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The beautiful south of indie music

Why go to Manila or elsewhere for weekend night outs to enjoy great bands? They're all here in Laguna, thanks to South Indie Production, which is injecting a lot of excitement into the province’s indie music scene.

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Photos by Leobel Colona

AS the province closest to Metro Manila in the south, Laguna is blessed with all that comes with it, which may explain why it has seen an influx of people from the capital who have settled here. The thinking has been, If you can have in Laguna everything you want in Metro Manila, why even bother living in a chaotic metropolis, right?

Well, as many Lagunenses have found out over the years, Laguna did not have everything that Metro Manila offered. A few years ago, one would have to go up north to enjoy a decent Saturday night out because, one, the better bands didn’t perform anywhere in Laguna and, two, there seemed to have been a lack of Laguna-based bands – indie bands, especially — that could fill this entertainment void.

The brains behind South Indie Production, Joey Misolas (left) and Steven Sy

Things, however, are changing. Enter South Indie Production.

It started with an idea by Joey Misolas, the founder, who wished to bring indie acts to Laguna precisely because gigs in the province were practically not yet being explored by anyone. With his co-founder Steven Sy, who also bangs the drums for the band Love Thy Neighbor Movement, Joey saw that traveling to areas outside of Laguna just to watch or be in a gig was such a bother.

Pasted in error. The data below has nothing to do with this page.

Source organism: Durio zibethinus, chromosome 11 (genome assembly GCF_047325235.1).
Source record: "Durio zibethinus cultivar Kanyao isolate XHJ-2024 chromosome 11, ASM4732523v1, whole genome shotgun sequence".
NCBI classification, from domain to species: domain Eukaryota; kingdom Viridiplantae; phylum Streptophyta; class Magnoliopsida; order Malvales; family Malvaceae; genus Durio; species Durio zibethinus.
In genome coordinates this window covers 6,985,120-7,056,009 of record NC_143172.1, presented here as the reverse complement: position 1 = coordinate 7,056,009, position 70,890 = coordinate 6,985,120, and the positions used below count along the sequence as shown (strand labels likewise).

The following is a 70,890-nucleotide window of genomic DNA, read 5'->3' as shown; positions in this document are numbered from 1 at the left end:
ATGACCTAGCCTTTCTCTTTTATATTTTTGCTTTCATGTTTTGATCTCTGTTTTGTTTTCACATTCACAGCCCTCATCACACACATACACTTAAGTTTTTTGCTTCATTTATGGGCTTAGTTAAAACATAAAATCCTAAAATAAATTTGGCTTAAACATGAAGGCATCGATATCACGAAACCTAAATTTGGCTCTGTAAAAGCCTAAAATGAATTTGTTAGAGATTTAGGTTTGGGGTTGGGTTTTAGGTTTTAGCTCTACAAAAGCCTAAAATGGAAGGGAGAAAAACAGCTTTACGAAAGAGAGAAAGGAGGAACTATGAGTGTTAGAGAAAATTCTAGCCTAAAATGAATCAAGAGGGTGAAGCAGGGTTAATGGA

That, plus the fact that, according to Joey, “There were a number of talented people in the south who didn’t have the means to get their names up for gigs and events.”

Particularly within the indie movement, Joey says people are still reluctant to spend money to watch these performances and have a good time. “We are still figuring out how to entice them to support OPM,” Joey says, referring to “original Pilipino music.”

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But, as we said, things are changing.

Kick-off party

The kick-off party was held at the Thumbayan Food and Entertainment Hub in Biñan City.

On January 28, South Indie Production held what it dubbed as a “kick-off” party for 2019, featuring OPM bands from the south and their fans who gathered in support of the local indie music scene. It was a night of great songs, great food, great people. Held at the Thumbayan Food and Entertainment Hub in Biñan City, everyone had a blast watching and singing along with original songs by the bands.

The kick-off party had a solid line-up, featuring some of the best acts in the country like I Belong to the Zoo, This Band, Memphis and Banna Harbera. It was loud and lively, with fans and supporters making it more spirited as they cheered all throughout.

The event highlighted Laguna-based bands. It was a remarkable moment as indie music enthusiasts witnessed performances by Love Thy Neighbor Movement, Happy Three Friends, Turbo Mouse, Common Traps, Ojas, and MJ.

Los Baños-based band MJ considers the kick-off as their first gig outside their area. MJ is composed of senior high school students from the UP Rural High School who bonded over their love for pop rock.

MJ, a band from Los Baños, opened the night its original  “Ayoko Nang Naulan.” Its music took a lot of influence from OPM bands like the Eraserheads. Onstage, the band talked about the indie scene and promised to just continue supporting it, the challenges and all.